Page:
Everything We Know About the 3 Americans Released by North Korea
Donald Trump just announced that three Americans who were held for months in North Korea have been released. We know that when Americans get arrested in North Korea, they can expect harsh conditions, forced confessions, and long sentences of hard labor. But who are the three hostages? Why did North Korea hold them hostage? What happen next?
Below, get the details on everything we know about the three Americans that North Korea just released. .
1. Their names are Tony Kim, Kim Hak-song, and Kim Dong-chul
As Vox reports, the names of the three Americans released by North Korea are Tony Kim, Kim Hak-song, and Kim Dong-chul. (Though they all have the surname “Kim,” they aren’t related.) One was taken hostage during Barack Obama’s presidency. And the other two were taken into custody in North Korea after Donald Trump took office.
As The New York Times reports, North Korea accused each man of “hostile acts.” We don’t know exactly what that means. As Vox reports, the Trump administration seems to place a higher priority than its predecessor on freeing U.S. hostages held abroad. And so far, “it has unquestionably had more success than the Obama administration.”
Next: Kim Sang-duk taught this subject at a North Korean university.
2. Kim Sang-duk, or Tony Kim, spent a month teaching accounting in North Korea
Kim Sang-duk, or Tony Kim, is reportedly 59 years old, according to Vox. He spent a month in 2017 teaching accounting at the Pyongyang University of Science and Technology. But when he boarded a plane to leave North Korea on April 22, 2017, authorities arrested him on unknown charges, according to The Washington Post.
Vox notes that Kim originally came from South Korea. Later, he became a citizen of the United States. He lived in North Korea with his wife. She reportedly still resides in the country. But Sol Kim, Tony’s son, told the Post of his father, “We miss him. We want to know how he is doing. We want to see him, and ultimately we want to have him home.”
Next: Kim Hak-song also worked at a university.
3. Kim Hak-song also worked at the university in Pyongyang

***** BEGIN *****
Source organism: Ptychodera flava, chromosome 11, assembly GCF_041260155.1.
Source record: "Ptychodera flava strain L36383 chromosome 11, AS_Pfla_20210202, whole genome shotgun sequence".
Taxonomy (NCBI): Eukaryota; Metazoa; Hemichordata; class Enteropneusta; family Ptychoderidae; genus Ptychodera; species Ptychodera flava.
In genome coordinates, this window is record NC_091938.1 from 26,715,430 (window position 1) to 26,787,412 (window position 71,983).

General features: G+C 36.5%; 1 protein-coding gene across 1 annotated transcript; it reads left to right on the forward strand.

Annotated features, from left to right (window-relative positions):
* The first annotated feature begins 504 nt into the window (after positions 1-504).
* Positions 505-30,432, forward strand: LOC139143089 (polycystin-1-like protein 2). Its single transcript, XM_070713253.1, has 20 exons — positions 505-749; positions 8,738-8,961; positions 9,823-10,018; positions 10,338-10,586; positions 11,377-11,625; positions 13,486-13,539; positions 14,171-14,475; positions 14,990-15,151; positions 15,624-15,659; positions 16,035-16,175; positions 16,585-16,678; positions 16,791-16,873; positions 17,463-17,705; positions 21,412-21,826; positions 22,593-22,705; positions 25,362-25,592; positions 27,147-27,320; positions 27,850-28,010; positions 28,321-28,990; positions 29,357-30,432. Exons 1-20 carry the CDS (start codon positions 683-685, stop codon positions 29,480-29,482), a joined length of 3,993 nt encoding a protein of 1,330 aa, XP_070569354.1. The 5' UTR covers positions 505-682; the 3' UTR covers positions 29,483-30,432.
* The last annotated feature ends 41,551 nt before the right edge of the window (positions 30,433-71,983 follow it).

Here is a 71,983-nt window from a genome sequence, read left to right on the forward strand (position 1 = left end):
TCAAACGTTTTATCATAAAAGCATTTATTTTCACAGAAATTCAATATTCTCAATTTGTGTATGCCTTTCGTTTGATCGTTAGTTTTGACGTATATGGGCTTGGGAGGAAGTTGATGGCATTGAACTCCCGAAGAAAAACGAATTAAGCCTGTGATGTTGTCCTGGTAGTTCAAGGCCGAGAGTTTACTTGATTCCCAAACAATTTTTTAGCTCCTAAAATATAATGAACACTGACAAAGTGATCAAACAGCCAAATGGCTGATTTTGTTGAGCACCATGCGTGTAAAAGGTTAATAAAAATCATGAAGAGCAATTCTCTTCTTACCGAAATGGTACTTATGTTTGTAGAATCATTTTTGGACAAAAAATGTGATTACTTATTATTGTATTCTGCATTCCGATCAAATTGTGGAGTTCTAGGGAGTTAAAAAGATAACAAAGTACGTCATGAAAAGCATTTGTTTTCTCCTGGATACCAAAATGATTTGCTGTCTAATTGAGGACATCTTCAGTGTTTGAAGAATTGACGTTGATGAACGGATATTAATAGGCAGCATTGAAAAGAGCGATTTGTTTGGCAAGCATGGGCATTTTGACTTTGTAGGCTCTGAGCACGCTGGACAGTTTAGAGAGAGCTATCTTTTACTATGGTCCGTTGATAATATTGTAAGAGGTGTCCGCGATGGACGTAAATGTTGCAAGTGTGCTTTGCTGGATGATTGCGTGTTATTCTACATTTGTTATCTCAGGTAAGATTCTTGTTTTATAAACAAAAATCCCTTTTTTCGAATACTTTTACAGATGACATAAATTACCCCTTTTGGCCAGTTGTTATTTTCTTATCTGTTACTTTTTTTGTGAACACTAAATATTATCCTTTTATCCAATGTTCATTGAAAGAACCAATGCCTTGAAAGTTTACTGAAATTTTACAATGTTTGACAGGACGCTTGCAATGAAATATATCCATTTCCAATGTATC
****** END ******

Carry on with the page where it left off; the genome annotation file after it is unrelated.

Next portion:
Another hostage, Kim Hak-song, also worked at the Pyongyang University of Science and Technology, according to Vox. North Korean authorities arrested him in early May. His arrest took place just two weeks after authorities imprisoned Tony Kim hostage. And as Vox notes, it remains unclear “if their detainments are connected in any way.”
Kim originally came from China. He worked as an agricultural consultant and came to the United States in the 1990s. He later earned U.S. citizenship. Then, Kim moved back to China to study agriculture. Later, he moved to Pyongyang. Authorities arrested him after a trip to the university’s research farm. And his wife says he taught rice-growing at the university in an effort to help North Koreans grow enough food to feed themselves.
Next: North Koreans accused Kim Dong-chul of spying.
4. Kim Dong-chul was arrested for spying
Vox reports that Kim Dong-chul was the longest-imprisoned American of the three recently released by North Korea. He is in his mid-60s. He became a naturalized American citizen and lived in Fairfax, Virginia. North Korea arrested him in October 2015. Authorities sentenced him to 10 years of hard labor for espionage and subversion, according to The New York Times.
Vox notes that Kim lived in a Chinese city near the border with North Korea. Before authorities imprisoned him, he worked as the head of a hotel services company in the economic zone between China and North Korea.
Next: The three hostages lived in these camps.
5. The hostages were held in labor camps
As Vox reports, North Korea had held the three Americans in “brutal labor camps.” And the publication notes that a report called North Korea’s labor camps “as terrible [as] Nazi camps.” The International Bar Association’s War Crimes Committee interviewed more than a dozen North Korean defectors to learn about conditions at the prison camps. The details sound very disturbing.
Teenage girls routinely undergo rapes, and try to commit suicide. People die completing forced labor. Newborn babies get killed by guard dogs. As Vox reports, “Atrocities like mass rape and indiscriminate killings are the point of North Korea’s prison camps: to degrade and terrify the population into submission to Kim Jong Un’s regime.”